Braille is a coded language of raised dots that blind people read with their fingers. Each braille character (or cell) is a six-dot matrix. Picture the six bumps of an upside-down muffin tin. Letters, numbers, and symbols are made by raising one or more characters within each cell.
Braille is the only language system that affords blind people true literacy: the ability to read, write, and read what you have written.
Who Invented Braille?
Louis Braille (1809-1852) developed the language that bears his name in 1825. He was just 16 and a student at the Institut National de Jeunes Aveugles (Royal Institute for Blind Youth) in Paris. An accident at age three in his father's harness shop blinded Braille.
At the Institute, Braille met Charles Barbier, who'd developed a phonetic raised-dot language called night writing for the French military. Braille quickly mastered and refined the language. He reduced the dots in each cell from 12 to six, far easier for a fingertip to scan. He also made dots correspond to letters, rather than sounds. Raising one or more dots in a six-dot cell created 63 possible formations -- enough to represent all letters, numbers, and punctuation marks.
Braille's simple code eventually supplanted all other embossed writing systems and remains the primary language for blind people.
Where Does One Learn Braille?
Most blind children begin learning braille from a certified instructor in school, usually as part of an Individual Education Plan in a special education program. Most braille readers begin learning the language at an early age in public school. Adults can find introductory books and videos online through organizations such as National Braille Press and get help finding local programs and instructors through state chapters of the National Federation of the Blind.
How Are Braille Dots "Raised?"
The three main ways to write braille are with a slate and stylus, braillewriter, or printing a digital document on a braille embosser.
A slate is two hinged pieces of metal, wood, or plastic a writer closes over a sheet of braille paper. The slate provides a guide for raising rows of braille characters using a stylus -- a blunt awl with a knob handle -- the writer pokes through the paper. The dots appear on the reverse side. Words are written backwards, beginning in the slate's upper right cell, so dots appear in their proper order when the paper is turned over.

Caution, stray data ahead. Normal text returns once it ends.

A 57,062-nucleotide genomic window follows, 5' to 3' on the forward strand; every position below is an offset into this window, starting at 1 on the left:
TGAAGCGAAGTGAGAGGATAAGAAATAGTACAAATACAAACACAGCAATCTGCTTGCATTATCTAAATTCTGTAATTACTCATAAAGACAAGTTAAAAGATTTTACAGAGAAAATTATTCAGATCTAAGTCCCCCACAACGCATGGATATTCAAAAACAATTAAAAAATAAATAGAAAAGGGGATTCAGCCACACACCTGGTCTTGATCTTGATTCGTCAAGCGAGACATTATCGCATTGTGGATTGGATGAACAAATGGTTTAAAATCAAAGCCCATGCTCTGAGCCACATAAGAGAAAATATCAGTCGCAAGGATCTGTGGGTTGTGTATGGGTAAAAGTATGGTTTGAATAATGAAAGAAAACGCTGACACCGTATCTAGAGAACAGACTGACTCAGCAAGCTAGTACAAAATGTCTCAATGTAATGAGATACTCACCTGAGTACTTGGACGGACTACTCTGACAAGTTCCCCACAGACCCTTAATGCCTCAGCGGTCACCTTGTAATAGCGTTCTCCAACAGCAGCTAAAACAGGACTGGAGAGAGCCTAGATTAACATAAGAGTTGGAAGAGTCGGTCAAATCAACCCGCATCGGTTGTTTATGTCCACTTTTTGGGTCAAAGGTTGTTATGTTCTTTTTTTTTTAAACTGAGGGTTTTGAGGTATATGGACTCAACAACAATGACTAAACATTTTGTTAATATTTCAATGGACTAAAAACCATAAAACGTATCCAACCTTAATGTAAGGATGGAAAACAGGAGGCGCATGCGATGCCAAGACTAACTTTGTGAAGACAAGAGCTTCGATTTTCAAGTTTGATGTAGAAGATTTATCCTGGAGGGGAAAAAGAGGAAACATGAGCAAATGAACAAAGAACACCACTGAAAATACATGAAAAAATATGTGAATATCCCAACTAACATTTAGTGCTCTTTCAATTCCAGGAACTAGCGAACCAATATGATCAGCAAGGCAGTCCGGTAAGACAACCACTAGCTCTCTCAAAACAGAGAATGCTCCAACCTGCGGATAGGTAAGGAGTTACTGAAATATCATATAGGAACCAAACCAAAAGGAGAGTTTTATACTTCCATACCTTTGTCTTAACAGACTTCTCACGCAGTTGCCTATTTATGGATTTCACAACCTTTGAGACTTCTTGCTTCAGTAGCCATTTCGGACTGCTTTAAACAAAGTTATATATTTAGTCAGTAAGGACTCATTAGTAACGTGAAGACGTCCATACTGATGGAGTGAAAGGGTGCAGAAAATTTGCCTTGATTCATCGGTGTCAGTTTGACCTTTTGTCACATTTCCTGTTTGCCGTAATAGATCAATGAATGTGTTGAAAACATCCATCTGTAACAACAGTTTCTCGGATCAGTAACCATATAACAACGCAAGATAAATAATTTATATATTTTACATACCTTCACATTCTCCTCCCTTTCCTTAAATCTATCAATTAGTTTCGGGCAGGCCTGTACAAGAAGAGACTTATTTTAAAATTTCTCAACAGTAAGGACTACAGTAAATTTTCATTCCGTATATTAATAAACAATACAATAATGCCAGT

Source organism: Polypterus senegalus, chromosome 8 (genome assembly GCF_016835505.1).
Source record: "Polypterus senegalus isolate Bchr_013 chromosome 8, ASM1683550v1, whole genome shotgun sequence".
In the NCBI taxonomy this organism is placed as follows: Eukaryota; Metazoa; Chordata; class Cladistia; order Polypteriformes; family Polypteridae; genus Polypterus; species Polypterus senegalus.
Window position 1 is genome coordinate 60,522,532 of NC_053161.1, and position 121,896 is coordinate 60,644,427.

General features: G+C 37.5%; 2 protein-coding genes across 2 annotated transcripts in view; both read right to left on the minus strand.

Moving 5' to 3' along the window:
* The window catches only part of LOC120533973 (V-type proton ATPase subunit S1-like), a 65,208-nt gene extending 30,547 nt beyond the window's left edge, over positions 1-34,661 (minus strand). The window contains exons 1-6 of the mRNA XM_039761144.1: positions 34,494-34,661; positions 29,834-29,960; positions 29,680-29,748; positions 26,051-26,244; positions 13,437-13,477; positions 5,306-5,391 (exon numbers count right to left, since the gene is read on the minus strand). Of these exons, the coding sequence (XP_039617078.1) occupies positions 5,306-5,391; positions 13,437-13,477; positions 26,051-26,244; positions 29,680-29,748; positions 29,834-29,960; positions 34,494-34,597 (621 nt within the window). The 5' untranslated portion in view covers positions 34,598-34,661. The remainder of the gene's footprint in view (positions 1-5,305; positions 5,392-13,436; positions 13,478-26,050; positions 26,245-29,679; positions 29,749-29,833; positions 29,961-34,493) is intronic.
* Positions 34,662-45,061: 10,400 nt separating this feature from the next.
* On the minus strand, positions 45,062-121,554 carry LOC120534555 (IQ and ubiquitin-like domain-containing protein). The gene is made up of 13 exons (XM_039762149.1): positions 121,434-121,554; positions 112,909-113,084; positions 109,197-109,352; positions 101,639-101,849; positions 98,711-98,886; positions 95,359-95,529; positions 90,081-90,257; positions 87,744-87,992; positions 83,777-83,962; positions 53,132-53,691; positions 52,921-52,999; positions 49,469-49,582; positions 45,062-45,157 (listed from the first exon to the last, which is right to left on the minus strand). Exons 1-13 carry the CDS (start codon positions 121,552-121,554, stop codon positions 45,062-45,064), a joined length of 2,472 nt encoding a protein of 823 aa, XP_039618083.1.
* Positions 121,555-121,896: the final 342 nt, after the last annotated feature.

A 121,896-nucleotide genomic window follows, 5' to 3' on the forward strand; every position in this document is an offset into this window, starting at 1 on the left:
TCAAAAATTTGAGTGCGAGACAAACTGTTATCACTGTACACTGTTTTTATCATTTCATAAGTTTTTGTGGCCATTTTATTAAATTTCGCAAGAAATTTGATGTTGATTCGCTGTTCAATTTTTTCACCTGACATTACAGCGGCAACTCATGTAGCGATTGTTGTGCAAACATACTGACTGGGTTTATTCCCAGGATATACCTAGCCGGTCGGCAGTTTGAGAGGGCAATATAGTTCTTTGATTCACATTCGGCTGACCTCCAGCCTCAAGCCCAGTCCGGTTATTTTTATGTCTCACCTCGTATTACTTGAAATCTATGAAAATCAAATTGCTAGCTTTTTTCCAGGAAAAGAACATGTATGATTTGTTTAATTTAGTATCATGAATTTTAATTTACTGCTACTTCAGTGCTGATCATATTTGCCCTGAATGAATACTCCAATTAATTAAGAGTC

A brailler is essntially a braille typewriter with six keys corresponding to the six dots of the braille code. Pressing keys punches small styli through braille paper, raising dots on the reverse side. A brailler's "home row" includes a space bar between the six keys, a backspace key, line space, and carriage return. David Abraham built the first Perkins Brailler in 1951. A Next-Generation model appeared in 2008.
An embosser is used to print braille documents from a computer or the web. Text documents can be converted into braille with translation software.
Are There Digital Technologies for Reading & Writing Braille?
Yes. Digital technologies, in addition to translation software, there are refreshable displays -- in both desktop and portable notetaker models -- that now enable braille users to read, write, and share documents virtually anywhere. There's also a growing library of Web-Braille content from institutions such as Bookshare and the National Library Services for the Blind & Physically Handicapped (NLS), which publishes books and music scores. Web-Braille files use the .BRF (Refreshable Braille Format) extensiuon and can be embossed or read on a display.
What About Braille Use with Popular Mobile Devices?
Braille is tactile and thus can't be read on a mobile device. There are apps, including Visible Braille, for learning the language by sight. Braille technologies do exist, however, that enable blind people to access and navigate devices such as Apple's iPhone. The BraillePen 12, for example, has a wireless braille keyboard with a 12-cell display that gives users hands-free control of their mobile device via BlueTooth technology.
Mobile devices can help braille readers, however, by providing access to text-to-braille conversion websites such as RoboBraille.
Who Publishes Braille Books?
The National Library Service publishes braille books (its collection has over 15,000 titles), magazines, and sheet music. The NLS also certifies braille transcribers and proofreaders. The American Printing House for the Blind is a primary source for braille textbooks. The National Braille Press offers a wide variety of braille books and reading programs for young children, and adult title in areas that fiction, technology, and health.